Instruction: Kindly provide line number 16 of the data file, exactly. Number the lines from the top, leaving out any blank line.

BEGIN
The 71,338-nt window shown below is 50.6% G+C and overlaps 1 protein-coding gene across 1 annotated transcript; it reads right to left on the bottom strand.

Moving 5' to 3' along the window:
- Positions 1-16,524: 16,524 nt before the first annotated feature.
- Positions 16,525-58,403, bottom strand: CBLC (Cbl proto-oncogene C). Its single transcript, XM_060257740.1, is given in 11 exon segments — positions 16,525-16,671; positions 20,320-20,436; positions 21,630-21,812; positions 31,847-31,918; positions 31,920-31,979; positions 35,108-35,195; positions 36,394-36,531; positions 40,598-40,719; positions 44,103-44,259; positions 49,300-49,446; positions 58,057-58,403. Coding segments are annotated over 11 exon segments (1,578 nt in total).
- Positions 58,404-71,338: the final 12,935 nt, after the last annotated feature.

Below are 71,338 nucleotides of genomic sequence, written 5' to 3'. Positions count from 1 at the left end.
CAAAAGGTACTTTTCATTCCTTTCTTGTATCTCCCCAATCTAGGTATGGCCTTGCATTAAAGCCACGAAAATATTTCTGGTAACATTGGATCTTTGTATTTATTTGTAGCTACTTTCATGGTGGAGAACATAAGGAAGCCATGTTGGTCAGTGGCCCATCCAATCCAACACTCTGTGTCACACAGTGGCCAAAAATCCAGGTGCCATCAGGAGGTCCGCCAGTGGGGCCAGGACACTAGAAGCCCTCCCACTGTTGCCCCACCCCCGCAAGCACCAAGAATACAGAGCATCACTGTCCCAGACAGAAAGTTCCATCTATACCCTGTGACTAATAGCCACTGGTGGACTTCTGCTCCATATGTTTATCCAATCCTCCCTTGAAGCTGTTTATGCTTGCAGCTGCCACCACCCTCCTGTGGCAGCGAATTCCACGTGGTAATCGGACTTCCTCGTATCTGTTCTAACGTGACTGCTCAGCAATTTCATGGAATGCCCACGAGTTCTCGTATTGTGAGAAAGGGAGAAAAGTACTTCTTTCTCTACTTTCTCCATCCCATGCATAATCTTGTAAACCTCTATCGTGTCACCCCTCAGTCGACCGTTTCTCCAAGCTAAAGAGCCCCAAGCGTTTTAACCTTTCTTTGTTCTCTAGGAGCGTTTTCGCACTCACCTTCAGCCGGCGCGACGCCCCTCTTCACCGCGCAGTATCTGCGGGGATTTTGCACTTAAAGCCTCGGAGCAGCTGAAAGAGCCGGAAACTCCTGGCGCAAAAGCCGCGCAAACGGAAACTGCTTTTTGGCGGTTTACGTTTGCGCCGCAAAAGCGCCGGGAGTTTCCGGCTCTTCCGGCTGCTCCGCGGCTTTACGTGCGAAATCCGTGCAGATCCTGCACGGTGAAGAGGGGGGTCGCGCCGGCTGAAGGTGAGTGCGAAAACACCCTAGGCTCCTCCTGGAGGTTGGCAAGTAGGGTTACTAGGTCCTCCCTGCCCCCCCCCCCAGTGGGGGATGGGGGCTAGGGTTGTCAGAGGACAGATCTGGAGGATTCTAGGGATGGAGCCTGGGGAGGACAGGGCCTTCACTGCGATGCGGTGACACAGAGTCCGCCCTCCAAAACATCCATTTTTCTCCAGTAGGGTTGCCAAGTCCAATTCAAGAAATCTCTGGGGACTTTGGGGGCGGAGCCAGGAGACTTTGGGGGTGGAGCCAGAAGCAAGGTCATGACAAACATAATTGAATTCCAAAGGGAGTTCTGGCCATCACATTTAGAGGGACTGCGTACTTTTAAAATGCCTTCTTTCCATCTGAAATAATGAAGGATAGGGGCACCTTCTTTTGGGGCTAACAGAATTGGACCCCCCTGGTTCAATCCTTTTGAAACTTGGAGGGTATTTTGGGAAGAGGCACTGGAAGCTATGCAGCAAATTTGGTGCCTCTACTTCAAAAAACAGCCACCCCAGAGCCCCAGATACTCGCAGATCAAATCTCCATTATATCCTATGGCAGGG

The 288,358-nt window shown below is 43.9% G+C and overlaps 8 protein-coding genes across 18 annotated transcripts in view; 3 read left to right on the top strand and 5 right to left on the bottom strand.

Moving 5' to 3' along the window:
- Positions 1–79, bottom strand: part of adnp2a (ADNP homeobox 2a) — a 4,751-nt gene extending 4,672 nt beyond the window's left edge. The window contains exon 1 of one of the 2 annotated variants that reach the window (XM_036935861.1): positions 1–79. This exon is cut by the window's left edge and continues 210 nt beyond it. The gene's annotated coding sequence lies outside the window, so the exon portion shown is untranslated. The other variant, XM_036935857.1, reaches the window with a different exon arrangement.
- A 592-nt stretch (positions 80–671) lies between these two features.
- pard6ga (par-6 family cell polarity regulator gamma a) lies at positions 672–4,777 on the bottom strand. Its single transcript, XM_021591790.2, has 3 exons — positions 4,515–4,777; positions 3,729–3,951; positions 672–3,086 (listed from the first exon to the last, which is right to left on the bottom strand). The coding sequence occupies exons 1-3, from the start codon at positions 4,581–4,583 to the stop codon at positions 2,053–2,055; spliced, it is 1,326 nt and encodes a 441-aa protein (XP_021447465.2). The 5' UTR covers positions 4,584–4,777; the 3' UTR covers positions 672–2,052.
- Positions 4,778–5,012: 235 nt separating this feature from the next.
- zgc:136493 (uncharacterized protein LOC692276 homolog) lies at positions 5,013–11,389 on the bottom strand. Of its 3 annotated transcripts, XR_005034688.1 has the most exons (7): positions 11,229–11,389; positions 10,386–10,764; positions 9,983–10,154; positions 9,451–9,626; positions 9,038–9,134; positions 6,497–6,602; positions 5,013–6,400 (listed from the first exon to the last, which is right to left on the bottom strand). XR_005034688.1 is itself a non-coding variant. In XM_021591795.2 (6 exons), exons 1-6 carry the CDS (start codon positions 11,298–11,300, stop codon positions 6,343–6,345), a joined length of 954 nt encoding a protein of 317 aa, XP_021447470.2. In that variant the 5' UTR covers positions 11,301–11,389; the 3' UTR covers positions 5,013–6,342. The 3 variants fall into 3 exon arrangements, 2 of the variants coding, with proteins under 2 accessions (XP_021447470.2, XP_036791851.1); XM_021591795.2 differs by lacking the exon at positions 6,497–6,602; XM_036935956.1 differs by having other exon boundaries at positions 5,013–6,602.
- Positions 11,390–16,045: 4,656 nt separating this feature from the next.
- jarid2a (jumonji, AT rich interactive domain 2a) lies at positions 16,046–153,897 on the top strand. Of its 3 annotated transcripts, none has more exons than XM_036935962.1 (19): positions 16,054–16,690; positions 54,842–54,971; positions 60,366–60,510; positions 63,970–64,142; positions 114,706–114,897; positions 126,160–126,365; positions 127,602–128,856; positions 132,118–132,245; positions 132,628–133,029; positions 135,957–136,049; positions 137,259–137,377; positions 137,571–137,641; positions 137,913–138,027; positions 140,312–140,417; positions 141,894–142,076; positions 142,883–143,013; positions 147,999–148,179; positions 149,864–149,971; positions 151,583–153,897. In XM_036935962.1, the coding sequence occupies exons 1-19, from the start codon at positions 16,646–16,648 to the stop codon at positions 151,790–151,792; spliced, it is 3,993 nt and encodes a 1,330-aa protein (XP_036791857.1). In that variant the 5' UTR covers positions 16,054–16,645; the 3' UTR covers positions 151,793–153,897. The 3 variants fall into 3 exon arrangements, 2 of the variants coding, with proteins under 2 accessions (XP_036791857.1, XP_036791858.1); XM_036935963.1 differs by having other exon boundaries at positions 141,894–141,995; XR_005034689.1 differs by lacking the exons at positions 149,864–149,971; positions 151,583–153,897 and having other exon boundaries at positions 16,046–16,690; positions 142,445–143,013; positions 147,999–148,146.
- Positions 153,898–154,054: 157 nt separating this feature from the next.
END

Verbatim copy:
- jarid2a (jumonji, AT rich interactive domain 2a) lies at positions 16,046–153,897 on the top strand. Of its 3 annotated transcripts, none has more exons than XM_036935962.1 (19): positions 16,054–16,690; positions 54,842–54,971; positions 60,366–60,510; positions 63,970–64,142; positions 114,706–114,897; positions 126,160–126,365; positions 127,602–128,856; positions 132,118–132,245; positions 132,628–133,029; positions 135,957–136,049; positions 137,259–137,377; positions 137,571–137,641; positions 137,913–138,027; positions 140,312–140,417; positions 141,894–142,076; positions 142,883–143,013; positions 147,999–148,179; positions 149,864–149,971; positions 151,583–153,897. In XM_036935962.1, the coding sequence occupies exons 1-19, from the start codon at positions 16,646–16,648 to the stop codon at positions 151,790–151,792; spliced, it is 3,993 nt and encodes a 1,330-aa protein (XP_036791857.1). In that variant the 5' UTR covers positions 16,054–16,645; the 3' UTR covers positions 151,793–153,897. The 3 variants fall into 3 exon arrangements, 2 of the variants coding, with proteins under 2 accessions (XP_036791857.1, XP_036791858.1); XM_036935963.1 differs by having other exon boundaries at positions 141,894–141,995; XR_005034689.1 differs by lacking the exons at positions 149,864–149,971; positions 151,583–153,897 and having other exon boundaries at positions 16,046–16,690; positions 142,445–143,013; positions 147,999–148,146.